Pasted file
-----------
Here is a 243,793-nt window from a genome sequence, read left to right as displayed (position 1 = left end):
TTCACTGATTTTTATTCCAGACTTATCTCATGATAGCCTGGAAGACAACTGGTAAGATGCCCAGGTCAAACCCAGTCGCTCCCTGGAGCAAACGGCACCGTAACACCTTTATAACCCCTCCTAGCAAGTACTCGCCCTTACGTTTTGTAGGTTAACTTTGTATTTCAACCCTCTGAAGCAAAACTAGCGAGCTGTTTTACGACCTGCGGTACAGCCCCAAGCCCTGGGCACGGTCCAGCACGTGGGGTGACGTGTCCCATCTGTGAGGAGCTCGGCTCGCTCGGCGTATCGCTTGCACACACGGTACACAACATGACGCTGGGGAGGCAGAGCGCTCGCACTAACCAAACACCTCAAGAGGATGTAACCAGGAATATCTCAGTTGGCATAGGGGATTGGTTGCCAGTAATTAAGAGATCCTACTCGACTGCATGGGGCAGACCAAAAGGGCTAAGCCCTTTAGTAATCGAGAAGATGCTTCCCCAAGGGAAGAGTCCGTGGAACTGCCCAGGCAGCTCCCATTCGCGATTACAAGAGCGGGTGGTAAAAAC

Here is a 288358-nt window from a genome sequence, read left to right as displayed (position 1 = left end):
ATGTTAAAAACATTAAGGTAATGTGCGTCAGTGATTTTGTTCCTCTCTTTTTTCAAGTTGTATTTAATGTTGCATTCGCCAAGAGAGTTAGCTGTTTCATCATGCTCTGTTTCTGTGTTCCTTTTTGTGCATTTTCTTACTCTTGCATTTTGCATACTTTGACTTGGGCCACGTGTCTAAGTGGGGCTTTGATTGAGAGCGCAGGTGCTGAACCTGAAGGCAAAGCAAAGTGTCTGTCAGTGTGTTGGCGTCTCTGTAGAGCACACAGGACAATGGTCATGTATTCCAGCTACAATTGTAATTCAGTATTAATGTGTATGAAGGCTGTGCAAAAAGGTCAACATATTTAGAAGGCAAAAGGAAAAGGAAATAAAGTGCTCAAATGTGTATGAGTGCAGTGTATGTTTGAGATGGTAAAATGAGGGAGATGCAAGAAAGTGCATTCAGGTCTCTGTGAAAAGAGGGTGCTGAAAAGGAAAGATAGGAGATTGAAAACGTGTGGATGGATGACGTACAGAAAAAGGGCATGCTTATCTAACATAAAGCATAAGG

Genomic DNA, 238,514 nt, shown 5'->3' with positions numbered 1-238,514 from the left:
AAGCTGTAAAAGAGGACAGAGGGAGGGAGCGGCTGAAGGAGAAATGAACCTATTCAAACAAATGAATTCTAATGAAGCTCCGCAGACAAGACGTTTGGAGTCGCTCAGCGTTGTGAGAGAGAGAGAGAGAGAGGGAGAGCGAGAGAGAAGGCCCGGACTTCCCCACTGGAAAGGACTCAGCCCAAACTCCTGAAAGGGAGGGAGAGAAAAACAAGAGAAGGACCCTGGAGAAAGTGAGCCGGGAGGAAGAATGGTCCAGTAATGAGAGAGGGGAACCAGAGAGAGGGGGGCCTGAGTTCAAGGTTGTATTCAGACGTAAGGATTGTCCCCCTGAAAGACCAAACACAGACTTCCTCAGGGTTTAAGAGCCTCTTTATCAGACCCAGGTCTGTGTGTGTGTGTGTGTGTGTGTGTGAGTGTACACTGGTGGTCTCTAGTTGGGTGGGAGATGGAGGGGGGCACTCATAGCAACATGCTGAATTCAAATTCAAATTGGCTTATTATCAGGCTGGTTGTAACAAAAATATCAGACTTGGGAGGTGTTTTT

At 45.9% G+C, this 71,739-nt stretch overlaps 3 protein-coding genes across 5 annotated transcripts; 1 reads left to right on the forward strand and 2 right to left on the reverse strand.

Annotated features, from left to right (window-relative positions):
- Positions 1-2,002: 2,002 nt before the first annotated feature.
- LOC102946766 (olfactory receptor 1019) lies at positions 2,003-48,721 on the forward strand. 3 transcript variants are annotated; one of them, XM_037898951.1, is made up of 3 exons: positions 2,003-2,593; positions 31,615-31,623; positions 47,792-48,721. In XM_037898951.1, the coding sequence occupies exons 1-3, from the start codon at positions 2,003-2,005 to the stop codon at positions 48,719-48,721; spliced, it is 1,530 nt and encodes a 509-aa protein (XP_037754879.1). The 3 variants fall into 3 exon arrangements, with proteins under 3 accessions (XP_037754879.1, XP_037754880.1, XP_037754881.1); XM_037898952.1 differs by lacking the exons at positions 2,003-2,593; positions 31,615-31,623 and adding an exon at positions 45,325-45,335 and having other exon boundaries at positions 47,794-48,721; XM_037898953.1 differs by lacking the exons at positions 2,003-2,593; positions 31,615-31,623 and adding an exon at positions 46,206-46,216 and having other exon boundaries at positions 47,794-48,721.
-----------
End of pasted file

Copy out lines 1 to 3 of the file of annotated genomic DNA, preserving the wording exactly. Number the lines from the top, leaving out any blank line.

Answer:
Here is a 243,793-nt window from a genome sequence, read left to right as displayed (position 1 = left end):
TTCACTGATTTTTATTCCAGACTTATCTCATGATAGCCTGGAAGACAACTGGTAAGATGCCCAGGTCAAACCCAGTCGCTCCCTGGAGCAAACGGCACCGTAACACCTTTATAACCCCTCCTAGCAAGTACTCGCCCTTACGTTTTGTAGGTTAACTTTGTATTTCAACCCTCTGAAGCAAAACTAGCGAGCTGTTTTACGACCTGCGGTACAGCCCCAAGCCCTGGGCACGGTCCAGCACGTGGGGTGACGTGTCCCATCTGTGAGGAGCTCGGCTCGCTCGGCGTATCGCTTGCACACACGGTACACAACATGACGCTGGGGAGGCAGAGCGCTCGCACTAACCAAACACCTCAAGAGGATGTAACCAGGAATATCTCAGTTGGCATAGGGGATTGGTTGCCAGTAATTAAGAGATCCTACTCGACTGCATGGGGCAGACCAAAAGGGCTAAGCCCTTTAGTAATCGAGAAGATGCTTCCCCAAGGGAAGAGTCCGTGGAACTGCCCAGGCAGCTCCCATTCGCGATTACAAGAGCGGGTGGTAAAAAC

Here is a 288358-nt window from a genome sequence, read left to right as displayed (position 1 = left end):